Not surprising at all.

#11 is correct, a TON of stuff was moved to Groton and never used.

If you could have seen the chemicals and glassware that was disposed of during the closure of Pfizer's Ann Arbor site, you'd be amazed. But the fact is, when it comes down to $$$, it's the cheapest option.

Mark

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17. IANAL on January 28, 2010 8:23 PM writes...

Has nobody ever heard of a waiver? Something like: "By accepting this gift I hereby release Pfizer or any of its subsidiaries or affiliates from any liability for any damages the item(s) received may cause." Or are the lawyers too busy finding ways to avoid paying severance to do a little work that would help society AND get the company a potentially sizeable tax break?

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18. coprolite on January 28, 2010 8:25 PM writes...

DOT regulations really should be met when transporting radioactive materials. I think radioactive/toxic material handling (and lab safety in general) is something that a lot of people roll their eyes at and joke about. It isn't a joke, everyone should take pride in following the rules, they were made for a reason. Remember the story from a year ago about the grad student at UCLA that died? Things like that happen because the rules aren't followed (God bless her soul, I am by no means pointing fingers, that could have happened to me). Nothing upsets me as much as seeing sales/marketing guys in the lab doing assays with no lab coats on. Have respect for the lab, and have respect for the rules that govern it.

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19. SRC on January 28, 2010 9:20 PM writes...

Has nobody ever heard of a waiver? Something like: "By accepting this gift I hereby release Pfizer or any of its subsidiaries or affiliates from any liability for any damages the item(s) received may cause."

IANAL either, but my understanding is that such waivers are not as dispositive as one might think. So from the coporate view, it's upside: nonexistent, downside: unknown but potentially huge.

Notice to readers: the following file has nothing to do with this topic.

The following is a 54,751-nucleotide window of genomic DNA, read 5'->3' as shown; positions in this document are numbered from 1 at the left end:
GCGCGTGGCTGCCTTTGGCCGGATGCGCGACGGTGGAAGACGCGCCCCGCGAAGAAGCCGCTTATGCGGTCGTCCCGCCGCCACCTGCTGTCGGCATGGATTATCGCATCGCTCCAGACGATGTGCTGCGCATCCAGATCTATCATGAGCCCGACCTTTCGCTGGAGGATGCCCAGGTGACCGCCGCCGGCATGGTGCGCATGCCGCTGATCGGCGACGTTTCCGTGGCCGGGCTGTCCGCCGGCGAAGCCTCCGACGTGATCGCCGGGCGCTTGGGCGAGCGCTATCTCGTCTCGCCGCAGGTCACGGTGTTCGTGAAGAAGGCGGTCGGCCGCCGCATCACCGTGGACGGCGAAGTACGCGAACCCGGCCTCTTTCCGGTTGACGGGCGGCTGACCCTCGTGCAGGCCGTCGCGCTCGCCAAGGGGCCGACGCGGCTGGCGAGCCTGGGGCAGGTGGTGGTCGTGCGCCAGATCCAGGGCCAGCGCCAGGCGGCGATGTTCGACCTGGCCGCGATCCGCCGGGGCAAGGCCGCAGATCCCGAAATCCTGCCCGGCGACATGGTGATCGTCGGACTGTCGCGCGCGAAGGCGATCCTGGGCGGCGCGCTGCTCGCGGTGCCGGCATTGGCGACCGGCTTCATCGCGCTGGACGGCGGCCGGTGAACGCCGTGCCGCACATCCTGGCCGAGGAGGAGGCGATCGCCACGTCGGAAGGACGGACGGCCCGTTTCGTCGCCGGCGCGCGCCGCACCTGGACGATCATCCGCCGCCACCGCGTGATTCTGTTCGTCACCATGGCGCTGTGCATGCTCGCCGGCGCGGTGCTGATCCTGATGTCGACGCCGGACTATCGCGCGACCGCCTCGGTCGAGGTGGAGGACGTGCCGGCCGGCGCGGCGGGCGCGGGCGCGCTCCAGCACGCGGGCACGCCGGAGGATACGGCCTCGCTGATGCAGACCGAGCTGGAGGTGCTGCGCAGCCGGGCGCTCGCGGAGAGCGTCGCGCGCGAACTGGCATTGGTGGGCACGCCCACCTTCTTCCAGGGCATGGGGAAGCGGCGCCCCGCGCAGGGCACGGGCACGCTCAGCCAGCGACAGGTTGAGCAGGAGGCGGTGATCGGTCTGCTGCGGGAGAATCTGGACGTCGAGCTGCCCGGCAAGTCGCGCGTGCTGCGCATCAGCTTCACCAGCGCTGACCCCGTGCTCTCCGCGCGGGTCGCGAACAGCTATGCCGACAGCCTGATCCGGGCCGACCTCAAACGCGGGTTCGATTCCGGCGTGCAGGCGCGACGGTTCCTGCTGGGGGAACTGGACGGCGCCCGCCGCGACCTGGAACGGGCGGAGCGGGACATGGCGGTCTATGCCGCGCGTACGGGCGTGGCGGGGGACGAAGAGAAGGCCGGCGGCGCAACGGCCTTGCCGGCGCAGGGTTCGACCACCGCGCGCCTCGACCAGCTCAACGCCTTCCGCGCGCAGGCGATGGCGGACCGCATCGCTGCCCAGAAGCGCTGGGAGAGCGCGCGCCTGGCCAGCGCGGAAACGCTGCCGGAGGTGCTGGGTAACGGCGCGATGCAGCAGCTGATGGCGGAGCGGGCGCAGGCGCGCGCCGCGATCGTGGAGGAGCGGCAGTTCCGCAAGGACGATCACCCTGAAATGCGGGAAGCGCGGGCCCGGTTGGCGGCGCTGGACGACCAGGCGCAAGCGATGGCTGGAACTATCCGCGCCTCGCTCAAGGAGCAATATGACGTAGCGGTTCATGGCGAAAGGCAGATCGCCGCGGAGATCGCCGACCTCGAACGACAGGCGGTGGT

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20. Jose on January 28, 2010 10:28 PM writes...

Waivers are 100% bogus. They have no real legal status, and only serve to make one think twice before suing. If someone is negligent, a waiver is no protection. For this reason, all big companies insist all of their chem waste is *incinerated* and logged as such, and can never "rise from the grave."

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21. bcpmoon on January 29, 2010 2:00 AM writes...

At my site it is easier to ship hazardous material to china and back than from one building to another, just because in the former case its transport regulations (known) and the the latter the whim of a clerk in the townhall (unknown). The resulting "don´t ask don´t tell" philosophy is not so ESH-friendly either.

Permalink to Comment

22. sepisp on January 29, 2010 9:36 AM writes...

Recently a company was being merged into another close to our university. Now the problem was that the new management wanted a reshuffle of the working space to destroy the distinct identity of the site, and consequently, the space taken by the library was to be reused. The result was that they incinerated one of the best collections (nationally) of paper journals in their subspeciality. Many of these weren't available electronically at all, even not the abstracts. I was called to save a few scraps, but since they had a one-day deadline, saving most of it was impossible, especially given that our university library refused them because of lack of space.

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23. Dr Mandy Bennett on January 30, 2010 9:32 PM writes...

I hope the scorched earth story at Wyeth is not true. I teach organic chem. at Kean University, NJ and we are in need of an IR that does not break down and an NMR the undergrads could use. Not to mention everyday glassware, syringes etc. I have a minivan and would be happy to load up any extras up for my students. Apart from the fume hoods my lab looks painfully similar to Thomas Edison's.

Permalink to Comment

24. Concerned_chemist on January 31, 2010 6:55 AM writes...

And I thought it was only the UK that was being strangled by inflexible EHS regulations.

Stories like this make me weep.

Permalink to Comment